Reflecting on the last year, it's safe to say we've all been through a lot. From hunkering down during the coronavirus pandemic to patiently waiting for our turn to get the vaccine so we can all travel safely again, the last year is truly one we won't forget. But, in the midst of it all, we at Travel + Leisure released our first podcast, Let's Go Together, to highlight how travel changes the way we see ourselves and the world.
In the show, our pilot and adventurer host Kellee Edwards introduced listeners to diverse travelers who are showing that travelers come in all shapes and sizes and from all walks of life. From the first black woman to travel to every country on Earth to a man who trekked to Machu Picchu in a wheelchair, we met some incredible folks. And now, with our first episode of our second season, Edwards is back to introduce you to new people, new places, and new perspectives.
In the first episode, listeners are introduced to Annise Parker to help understand how Houston, Texas became one of the most diverse cities in the U.S. Parker, who served as a former councilwoman and controller of the city, was also its mayor — the first openly LGBTQ+ person to do so in a major U.S. city. It's safe to say Mayor Parker knows Houston pretty well.
"Houston has been a boom town in terms of jobs and economic opportunity — but it's more than that. It is a very friendly, very liberal, livable city. And every city is going to tell you that, that they are unique," Mayor Parker told Edwards. "But the interesting thing about Houston that surprises folks from outside is how international it is."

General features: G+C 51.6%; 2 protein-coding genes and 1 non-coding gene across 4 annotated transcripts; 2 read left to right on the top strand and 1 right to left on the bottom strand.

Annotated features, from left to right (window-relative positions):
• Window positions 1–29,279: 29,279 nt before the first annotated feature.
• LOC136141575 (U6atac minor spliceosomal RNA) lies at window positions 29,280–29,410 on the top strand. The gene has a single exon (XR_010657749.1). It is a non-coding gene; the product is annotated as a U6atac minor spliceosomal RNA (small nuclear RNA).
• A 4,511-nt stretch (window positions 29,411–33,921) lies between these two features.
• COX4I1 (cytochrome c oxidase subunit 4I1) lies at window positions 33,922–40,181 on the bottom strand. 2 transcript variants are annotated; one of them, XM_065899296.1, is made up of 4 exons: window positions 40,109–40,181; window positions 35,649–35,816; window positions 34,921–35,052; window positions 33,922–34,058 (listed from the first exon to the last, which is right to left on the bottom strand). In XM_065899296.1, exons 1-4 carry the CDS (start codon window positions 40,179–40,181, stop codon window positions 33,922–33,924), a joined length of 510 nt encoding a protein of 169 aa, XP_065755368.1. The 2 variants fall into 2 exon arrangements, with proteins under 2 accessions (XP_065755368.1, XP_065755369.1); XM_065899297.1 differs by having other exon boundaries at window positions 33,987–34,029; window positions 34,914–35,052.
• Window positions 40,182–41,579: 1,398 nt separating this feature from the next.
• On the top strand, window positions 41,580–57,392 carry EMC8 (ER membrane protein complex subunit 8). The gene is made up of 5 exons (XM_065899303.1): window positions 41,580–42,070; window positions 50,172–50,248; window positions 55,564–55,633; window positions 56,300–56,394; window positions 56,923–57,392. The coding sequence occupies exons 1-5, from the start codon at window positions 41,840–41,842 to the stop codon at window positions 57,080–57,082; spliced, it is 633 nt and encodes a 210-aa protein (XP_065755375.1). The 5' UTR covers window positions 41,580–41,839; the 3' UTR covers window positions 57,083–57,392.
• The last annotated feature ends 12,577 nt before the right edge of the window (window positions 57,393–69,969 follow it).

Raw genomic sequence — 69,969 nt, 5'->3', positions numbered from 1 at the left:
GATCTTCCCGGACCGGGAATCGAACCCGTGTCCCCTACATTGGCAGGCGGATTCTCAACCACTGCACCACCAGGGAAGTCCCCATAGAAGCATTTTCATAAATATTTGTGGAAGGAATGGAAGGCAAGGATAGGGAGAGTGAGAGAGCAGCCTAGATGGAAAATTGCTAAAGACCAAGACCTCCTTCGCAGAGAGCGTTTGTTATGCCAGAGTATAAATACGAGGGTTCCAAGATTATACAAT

As Parker explains, one in every four Houstonians is actually foreign born, weaving a rich cultural fabric in the city, the fourth largest in the United States. "We are actually technically, from a demographic standpoint, considered one of the most diverse cities in America and the place where America will be in the future," she added.
In the show, Mayor Parker shares her experience in Houston, and specifically her history as an activist and member of its queer community, eventually serving the city as its first openly gay mayor. "We have a commensurate LGBT community, but we have as a city long been part of the broader LGBT movement," she noted, reflecting on the significance of Houston's nighttime Pride Parade.
The pair also discuss the communities that make up Houston, including some of the nation's largest Vietnamese populations and Latinx communities; how Houston's economic infrastructure keeps attracting new people to the city, and why it deserves a spot on travelers' bucket lists. And that all adds up considering the best part of her job, Mayor Parker said, was "being head cheerleader for the city."
Hear more from Mayor Parker and Kellee Edwards about Houston and all its glory on Let's Go Together, on Apple Podcasts, Spotify, Player.FM, and everywhere podcasts are available.
Source: Read Full Article